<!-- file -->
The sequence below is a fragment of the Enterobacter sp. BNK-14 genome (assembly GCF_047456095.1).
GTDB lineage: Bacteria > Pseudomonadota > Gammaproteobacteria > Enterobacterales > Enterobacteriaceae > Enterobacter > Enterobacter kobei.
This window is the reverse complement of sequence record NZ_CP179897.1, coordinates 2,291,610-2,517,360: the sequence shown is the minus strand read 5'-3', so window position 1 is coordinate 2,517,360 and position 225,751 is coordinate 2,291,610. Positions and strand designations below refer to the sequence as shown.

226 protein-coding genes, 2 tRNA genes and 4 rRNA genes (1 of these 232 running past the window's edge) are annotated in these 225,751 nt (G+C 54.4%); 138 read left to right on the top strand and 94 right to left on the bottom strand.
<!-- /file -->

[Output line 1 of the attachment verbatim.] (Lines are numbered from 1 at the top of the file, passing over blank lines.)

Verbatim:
The sequence below is a fragment of the Enterobacter sp. BNK-14 genome (assembly GCF_047456095.1).